To compare numeric variables between independent groups the T-student and the Anova tests were adopted. Multiple comparisons between the groups were conducted using the Tukey test.

A total of glucemcio, aged From all the participants, 91 The great majority Most of the subjects Overweight was observed in 5 3. They received on average 0. Most of them The majority of the subjects consumed a medium GI The consumption of diets of low GI The majority of the subjects with good glycemic control Despite the glycemic control presented, most subjects However, in the subgroup with good control a higher proportion of subjects ingested a low GL diet The opposite was observed between the subjects with poor control.

Tabla internacional sobre indice glicemico y carga glicemica

There was a higher proportion of subjects that ingested a high GL diet Since only 3 diabetics consumed high GI diets, the analysis were made considering only the ingestion of low and medium GI diets.

It was verified that the low GI diets also presented lower GL; and were lower in carbohydrate and saturated fat, higher in protein and polyunsaturated fat than the medium GI diets table II. It was observed that In a similar manner, The dietary treatment has a fundamental role in the metabolic control of DM patients and in the prevention of micro and macrovascular complications related to the disease.

The consumption of high GI diets has been associated with more rapid progression to type 1 diabetes in children with islet autoimmunity. It was verified that the well controlled patients, besides ingesting low GI diets ingested less carbohydrate and more protein. Therefore, the better glycemic control observed cannot be attributed to the effect of the GI only. However, in a meta-analysis in which the results of 14 randomized clinical trials with a duration of about 10 weeks were analyzed, the positive association between the glycemic control and the GI of the consumed diet was independent from the ingestion of calories, protein, fat, carbohydrate and fiber.


It is worth mentioning that some authors have suggested that the GL might be capable of better reflecting the glycemic response after a given meal in daily life conditions than the GI.

However, it should be highlighted that the fiber content of the low GL diets was higher than that glcuemica by the medium and high GL diets. It is known that an increase in fiber content reduces the amount of available carbohydrate, favoring the reduction of the GL itself. It was observed, however, that the medium GI diet presented a higher saturated fat percentage and higher level of polyunsaturated fat than in the low GI diet. Many aspects related to the association between the ingestion of fats and glycemic control needs further clarifications.

It has been demonstrated that in healthy subjects the consumption of a diet high in saturated fat leads to a reduction in insulin sensibility. Some authors believe that the high intake of saturated fat can cause a modification in the cell membrane lipid profile, turning the phospholipid membrane more saturated; and consequently more resistant to insulin action. Despite the fact that most well controlled patients consumed a low Indicce diet, only This happened because, among these well controlled subjects, the high intake of available carbohydrate mean glucemmica However, although most subjects with good glycemic inice presented carbohydrate intake below or withinthe adopted recommendation range, the ingested diet was classified as medium GL.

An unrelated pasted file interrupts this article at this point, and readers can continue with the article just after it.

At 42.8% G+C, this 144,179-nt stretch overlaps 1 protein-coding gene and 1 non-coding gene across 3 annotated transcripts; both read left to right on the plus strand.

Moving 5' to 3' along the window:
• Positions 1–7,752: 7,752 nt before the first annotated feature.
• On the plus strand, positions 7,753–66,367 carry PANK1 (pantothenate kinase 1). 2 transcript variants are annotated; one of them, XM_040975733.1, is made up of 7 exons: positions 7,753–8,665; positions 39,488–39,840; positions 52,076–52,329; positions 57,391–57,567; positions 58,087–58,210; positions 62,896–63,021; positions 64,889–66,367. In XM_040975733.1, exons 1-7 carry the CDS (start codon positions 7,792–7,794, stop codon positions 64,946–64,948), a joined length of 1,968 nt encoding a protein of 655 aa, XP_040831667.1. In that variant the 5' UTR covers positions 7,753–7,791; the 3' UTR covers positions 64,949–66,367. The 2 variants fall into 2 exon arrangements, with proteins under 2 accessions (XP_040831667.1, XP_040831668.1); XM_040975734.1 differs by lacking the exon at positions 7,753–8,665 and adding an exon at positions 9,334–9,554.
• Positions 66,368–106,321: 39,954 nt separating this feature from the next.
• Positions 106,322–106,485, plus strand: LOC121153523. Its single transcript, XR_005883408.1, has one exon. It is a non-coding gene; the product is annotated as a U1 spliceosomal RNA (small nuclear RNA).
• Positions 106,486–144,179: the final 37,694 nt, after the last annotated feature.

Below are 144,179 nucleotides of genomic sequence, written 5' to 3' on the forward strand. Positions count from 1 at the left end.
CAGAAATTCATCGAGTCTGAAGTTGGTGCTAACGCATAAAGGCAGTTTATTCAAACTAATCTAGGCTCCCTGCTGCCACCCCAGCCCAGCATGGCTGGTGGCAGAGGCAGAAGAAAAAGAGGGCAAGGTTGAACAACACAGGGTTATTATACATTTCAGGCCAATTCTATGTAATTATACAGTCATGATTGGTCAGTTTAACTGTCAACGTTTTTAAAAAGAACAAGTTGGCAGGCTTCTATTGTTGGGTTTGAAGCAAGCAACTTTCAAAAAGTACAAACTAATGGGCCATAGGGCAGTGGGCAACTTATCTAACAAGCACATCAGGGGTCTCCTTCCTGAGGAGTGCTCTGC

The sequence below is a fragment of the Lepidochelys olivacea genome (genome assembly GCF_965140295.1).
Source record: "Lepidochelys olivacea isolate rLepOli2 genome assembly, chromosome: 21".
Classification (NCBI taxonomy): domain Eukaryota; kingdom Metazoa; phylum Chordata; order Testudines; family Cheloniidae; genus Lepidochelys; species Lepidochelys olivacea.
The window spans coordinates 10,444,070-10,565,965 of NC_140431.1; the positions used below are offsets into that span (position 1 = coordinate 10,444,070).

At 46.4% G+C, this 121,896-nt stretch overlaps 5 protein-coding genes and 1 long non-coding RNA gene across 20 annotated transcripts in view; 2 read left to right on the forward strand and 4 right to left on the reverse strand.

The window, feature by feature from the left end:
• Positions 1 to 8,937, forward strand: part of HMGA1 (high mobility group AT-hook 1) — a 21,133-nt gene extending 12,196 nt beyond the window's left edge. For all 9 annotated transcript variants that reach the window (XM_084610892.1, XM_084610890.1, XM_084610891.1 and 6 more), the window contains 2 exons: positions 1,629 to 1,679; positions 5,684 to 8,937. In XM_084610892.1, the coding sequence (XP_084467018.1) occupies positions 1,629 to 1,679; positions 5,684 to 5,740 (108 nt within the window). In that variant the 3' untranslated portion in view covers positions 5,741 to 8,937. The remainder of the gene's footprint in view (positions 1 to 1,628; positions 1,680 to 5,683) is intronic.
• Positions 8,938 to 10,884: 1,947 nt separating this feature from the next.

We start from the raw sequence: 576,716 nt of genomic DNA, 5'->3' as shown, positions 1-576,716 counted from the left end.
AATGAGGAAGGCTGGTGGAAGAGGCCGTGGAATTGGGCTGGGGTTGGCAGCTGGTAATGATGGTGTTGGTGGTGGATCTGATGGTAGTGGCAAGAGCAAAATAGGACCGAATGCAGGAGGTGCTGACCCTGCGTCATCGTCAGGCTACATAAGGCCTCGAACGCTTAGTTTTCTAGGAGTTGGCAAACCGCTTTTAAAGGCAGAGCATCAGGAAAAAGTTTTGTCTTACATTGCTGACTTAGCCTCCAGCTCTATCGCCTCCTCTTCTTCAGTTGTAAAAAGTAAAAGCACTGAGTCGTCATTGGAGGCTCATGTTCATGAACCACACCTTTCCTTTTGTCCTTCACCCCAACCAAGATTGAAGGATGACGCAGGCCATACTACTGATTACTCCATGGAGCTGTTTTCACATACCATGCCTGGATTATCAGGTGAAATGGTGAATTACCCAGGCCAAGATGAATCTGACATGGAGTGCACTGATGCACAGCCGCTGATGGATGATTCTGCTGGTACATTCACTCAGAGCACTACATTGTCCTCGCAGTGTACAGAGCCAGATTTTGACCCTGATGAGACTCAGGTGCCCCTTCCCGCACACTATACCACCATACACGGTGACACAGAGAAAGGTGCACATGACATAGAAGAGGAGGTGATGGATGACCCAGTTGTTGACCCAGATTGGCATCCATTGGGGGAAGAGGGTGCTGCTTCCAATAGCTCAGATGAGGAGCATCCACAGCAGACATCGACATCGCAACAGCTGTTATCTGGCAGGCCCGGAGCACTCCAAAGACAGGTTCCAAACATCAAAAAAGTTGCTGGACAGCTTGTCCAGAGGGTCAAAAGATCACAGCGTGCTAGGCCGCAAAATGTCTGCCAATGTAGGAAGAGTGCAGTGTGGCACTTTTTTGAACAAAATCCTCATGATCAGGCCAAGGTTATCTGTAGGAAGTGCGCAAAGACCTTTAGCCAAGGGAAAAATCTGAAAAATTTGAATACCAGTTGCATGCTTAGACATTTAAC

Although the low GL diet is indicated in literature g,ucemico adequate, 36,37 the intake of a diet that meets the recommendation of carbohydrates in terms of percentage of total caloric intake can make the prescription of a diet with these characteristics difficult.

Despite the above mentioned, the results of the present study indicate that differently from what is seen indicce the effect of cargw consumption of a low GI diet in the improvements in gllucemica glycemic control, it is possible to obtain an adequate control when a medium GL diet is consumed. The results of this study illustrate the positive effects of the consumption of low GI diets in the glycemic control of children and teenagers with DM1 that have never received any instruction about the GI.

These results also indicated that it is possible for these patients to obtain an adequate glycemic control when a medium GL diet is consumed. Care of children and adolescents with type 1 diabetes. A statement of the American Diabetes Association.

Diabetes Care ; 28 1: Diabetes Mellitus Tipo 1: Scientia Medica ; 17 flucemica Review of dietary recommendations for diabetes mellitus. Diabetes Res Clin Pract ; Nutrition recommendations and interventions for diabetes.

A position statement of the American Diabetes Association. Diabetes Care ; 31 Suppl. Arq Bras Endocrinol Metab ; 52 2: International table of glycemic index and glycemic load values.

Am J Clin Nutr ; 76 1: Diabetes Care ; Burani J, Longo PJ. The Diabetes Educator ; 32 1: Meta-analysis of the helath effects of using the glycaemic index in meal-planning. Br J Nutr ; A meta-analysis of randomized controlled trials. Diabetes Care ; 26 8: Glycemic index in the diet of European outpatients with type 1 diabetes: